The outbreak of conflict between Russia and Ukraine on 24 February 2022 has sparked some concerns regarding potential supply disruption and price volatility among several clean energy technology materials. According to the IHS report “Russia-Ukraine crisis, Implications for cleantech” Significant price increases are expected across materials during the second quarter of 2022. Despite uncertainty about long-term supply impacts, major price spikes are expected during the second quarter of 2022 across key materials that have a significant production share coming from Russia.
Prices for a range of critical materials are expected to increase between 5% and 36% between the first quarter of 2022 and the second quarter of 2022, as the global market reacts to the impacts of economic sanctions and ongoing COVID-19–related disruption.
The biggest price impacts are expected for nickel, steel, and aluminum, which each have a significant share of supply coming from Russia. While Russia and Ukraine account for a relatively small share of global steel production, at 5% (China dominates with 55% of global supply), they each rank within the top three import markets for steel in the European Union, putting a significant share of EU steel imports at supply risk. Turkey is the other top three steel import market to the European Union and obtains a significant share of scrap steel for use in electric arc furnaces from Russian imports. Contract prices are being renegotiated by up to US$300 per metric ton just to cover the cost, while spot prices explode. In the second quarter of 2022, there might even be shortages in Europe, leading to allocation decisions by steelmakers. It is unclear to what extent renewables manufacturers, which only account for a very small share of global steel sales, would be affected.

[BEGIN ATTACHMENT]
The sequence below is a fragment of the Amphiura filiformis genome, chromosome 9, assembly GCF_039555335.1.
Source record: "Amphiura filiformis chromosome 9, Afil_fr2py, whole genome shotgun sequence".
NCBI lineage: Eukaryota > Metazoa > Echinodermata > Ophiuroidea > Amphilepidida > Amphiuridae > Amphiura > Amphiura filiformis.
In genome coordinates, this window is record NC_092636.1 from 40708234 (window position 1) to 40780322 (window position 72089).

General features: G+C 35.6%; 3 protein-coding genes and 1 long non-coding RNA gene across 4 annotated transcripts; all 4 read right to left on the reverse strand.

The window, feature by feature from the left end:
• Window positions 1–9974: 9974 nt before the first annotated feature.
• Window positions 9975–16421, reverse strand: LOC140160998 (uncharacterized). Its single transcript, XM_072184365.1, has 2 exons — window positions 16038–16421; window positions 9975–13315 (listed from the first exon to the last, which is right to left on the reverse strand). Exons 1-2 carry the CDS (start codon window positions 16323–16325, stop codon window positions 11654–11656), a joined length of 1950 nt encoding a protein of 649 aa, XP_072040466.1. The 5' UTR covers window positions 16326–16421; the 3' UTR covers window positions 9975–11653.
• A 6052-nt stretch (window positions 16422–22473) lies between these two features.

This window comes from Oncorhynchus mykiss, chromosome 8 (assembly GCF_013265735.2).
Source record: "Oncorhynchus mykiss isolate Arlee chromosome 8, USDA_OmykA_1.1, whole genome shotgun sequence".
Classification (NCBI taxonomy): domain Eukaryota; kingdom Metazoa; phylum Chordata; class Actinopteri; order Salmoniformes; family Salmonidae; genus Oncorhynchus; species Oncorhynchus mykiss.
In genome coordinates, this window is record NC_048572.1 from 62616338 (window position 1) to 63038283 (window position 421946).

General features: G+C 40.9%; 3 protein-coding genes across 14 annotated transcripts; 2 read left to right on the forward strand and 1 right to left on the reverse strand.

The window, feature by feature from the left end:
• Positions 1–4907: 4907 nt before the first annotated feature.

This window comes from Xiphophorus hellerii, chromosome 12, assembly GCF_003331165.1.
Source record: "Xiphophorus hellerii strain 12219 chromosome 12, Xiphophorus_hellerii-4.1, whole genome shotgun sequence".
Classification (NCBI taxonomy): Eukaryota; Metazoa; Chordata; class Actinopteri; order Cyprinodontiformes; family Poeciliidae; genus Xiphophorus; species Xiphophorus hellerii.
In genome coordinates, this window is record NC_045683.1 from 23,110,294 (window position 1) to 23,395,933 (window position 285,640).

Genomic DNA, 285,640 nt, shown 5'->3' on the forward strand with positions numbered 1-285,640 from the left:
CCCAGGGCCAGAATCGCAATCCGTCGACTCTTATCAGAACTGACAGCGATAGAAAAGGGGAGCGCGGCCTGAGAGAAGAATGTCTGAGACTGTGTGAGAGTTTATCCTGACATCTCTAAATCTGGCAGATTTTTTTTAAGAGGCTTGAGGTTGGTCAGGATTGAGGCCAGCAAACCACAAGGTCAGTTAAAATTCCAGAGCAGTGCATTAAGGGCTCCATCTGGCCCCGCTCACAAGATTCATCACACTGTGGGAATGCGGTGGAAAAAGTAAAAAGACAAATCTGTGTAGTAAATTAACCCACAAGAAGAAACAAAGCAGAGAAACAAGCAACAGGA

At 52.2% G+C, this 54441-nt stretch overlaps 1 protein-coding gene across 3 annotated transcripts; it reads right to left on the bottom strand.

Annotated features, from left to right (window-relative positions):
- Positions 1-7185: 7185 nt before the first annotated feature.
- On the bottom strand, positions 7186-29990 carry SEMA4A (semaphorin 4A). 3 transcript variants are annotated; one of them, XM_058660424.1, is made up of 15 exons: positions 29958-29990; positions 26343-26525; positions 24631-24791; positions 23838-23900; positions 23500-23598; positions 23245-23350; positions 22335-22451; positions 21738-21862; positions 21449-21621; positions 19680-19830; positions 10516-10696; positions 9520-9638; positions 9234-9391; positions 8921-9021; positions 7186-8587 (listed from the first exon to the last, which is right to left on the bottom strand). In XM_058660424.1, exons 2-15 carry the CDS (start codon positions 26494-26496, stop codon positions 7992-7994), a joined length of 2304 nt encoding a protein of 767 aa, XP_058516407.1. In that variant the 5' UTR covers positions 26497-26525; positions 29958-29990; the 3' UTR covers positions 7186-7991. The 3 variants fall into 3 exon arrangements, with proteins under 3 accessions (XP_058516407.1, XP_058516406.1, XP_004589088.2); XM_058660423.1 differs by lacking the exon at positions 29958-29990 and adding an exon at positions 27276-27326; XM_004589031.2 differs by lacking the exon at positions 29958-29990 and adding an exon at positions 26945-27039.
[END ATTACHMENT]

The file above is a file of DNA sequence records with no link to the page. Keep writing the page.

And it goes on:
Local content has been reckoned as one of the important factors for balancing the price of raw materials, which is increasingly important in the current context. Tackling this issue, Arctech has developed a manufacturing network across the globe with 8 manufacturing and OEM centers around the world. Further announced its vertically integrated production plan in India, the company is amping up 3GW tracker products to meet the demand from global markets by building an Indian manufacturing base. It is estimated to enter operation in the first half of 2022.
Besides the Indian manufacturing base, Arctech has a fully-operational manufacturing facility with a production capacity of 6.4 GW and an additional 2.8 GW production capacity from the Fanchang manufacturing base in trial operation. Enhancing local Content Strategy will not only ease the pressure brought by the outbreak of conflict between Russia and Ukraine but also enable the company and their customers’ cost-effective products with quick response times to feed the growing solar markets in the coming future.